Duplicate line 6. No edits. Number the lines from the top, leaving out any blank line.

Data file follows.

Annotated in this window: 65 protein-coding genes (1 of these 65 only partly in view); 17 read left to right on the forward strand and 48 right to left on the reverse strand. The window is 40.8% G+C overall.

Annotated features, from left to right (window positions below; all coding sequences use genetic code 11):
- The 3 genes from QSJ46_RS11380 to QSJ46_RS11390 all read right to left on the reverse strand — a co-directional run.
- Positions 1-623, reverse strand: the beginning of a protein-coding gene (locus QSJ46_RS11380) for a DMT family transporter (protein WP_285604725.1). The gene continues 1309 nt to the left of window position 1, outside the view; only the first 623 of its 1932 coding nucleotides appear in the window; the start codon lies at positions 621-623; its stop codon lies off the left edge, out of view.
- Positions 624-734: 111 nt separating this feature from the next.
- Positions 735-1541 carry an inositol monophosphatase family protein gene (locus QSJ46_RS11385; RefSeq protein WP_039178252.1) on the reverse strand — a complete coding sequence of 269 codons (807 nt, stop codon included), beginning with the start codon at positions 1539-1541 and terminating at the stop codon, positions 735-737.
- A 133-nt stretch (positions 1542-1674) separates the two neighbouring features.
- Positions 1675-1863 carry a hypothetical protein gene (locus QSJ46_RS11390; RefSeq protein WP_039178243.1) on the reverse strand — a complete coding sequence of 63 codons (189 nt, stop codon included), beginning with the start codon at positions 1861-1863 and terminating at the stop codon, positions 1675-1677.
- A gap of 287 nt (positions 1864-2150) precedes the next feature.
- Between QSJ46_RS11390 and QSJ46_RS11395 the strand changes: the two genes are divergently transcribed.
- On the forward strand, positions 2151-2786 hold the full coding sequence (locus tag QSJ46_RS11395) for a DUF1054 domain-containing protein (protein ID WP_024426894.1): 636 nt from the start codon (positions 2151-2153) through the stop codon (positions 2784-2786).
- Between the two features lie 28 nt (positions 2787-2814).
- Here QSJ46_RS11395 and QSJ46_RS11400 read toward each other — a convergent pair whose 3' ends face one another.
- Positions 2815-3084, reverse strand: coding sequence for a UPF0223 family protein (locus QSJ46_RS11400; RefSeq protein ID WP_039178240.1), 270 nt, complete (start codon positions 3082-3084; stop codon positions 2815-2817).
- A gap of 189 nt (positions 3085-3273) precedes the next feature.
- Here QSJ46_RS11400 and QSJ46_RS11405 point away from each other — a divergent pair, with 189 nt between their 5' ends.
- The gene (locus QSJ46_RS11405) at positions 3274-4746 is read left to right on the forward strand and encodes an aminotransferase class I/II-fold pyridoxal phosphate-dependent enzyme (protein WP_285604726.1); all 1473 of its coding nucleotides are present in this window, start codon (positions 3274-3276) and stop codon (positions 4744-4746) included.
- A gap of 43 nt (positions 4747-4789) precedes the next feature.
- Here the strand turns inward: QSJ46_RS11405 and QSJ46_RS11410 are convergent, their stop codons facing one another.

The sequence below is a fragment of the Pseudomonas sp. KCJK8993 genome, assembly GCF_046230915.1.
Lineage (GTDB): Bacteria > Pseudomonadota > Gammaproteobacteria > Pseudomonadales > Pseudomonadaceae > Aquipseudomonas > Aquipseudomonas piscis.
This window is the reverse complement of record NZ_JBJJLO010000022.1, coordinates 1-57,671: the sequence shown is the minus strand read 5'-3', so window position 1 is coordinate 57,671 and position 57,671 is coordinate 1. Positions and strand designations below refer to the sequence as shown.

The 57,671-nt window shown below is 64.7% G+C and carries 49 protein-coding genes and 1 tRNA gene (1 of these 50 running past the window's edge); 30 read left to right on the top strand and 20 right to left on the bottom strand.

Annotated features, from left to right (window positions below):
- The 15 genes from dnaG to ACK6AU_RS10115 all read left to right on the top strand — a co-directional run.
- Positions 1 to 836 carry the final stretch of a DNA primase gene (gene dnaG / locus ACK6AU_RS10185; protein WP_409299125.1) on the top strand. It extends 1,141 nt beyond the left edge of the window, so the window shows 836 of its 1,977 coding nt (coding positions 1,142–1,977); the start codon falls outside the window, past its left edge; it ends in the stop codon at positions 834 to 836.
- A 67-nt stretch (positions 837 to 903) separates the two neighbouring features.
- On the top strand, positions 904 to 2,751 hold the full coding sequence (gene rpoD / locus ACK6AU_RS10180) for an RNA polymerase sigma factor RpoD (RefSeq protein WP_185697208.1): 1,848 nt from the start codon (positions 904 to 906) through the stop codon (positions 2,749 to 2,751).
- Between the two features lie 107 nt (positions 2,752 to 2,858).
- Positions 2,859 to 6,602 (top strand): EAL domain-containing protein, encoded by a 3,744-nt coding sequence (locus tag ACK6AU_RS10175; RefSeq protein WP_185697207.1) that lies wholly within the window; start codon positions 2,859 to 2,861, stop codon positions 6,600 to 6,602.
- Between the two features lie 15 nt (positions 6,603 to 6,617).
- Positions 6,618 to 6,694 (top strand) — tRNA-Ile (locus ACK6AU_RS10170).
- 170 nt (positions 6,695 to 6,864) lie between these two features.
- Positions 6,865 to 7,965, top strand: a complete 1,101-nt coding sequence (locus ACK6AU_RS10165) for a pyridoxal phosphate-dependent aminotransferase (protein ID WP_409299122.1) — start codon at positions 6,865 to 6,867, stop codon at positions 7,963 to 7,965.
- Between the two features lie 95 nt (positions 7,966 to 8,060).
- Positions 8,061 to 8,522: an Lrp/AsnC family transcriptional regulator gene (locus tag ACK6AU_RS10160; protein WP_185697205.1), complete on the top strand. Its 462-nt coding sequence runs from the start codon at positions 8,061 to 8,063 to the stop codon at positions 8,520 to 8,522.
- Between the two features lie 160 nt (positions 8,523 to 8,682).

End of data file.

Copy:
- Positions 735-1541 carry an inositol monophosphatase family protein gene (locus QSJ46_RS11385; RefSeq protein WP_039178252.1) on the reverse strand — a complete coding sequence of 269 codons (807 nt, stop codon included), beginning with the start codon at positions 1539-1541 and terminating at the stop codon, positions 735-737.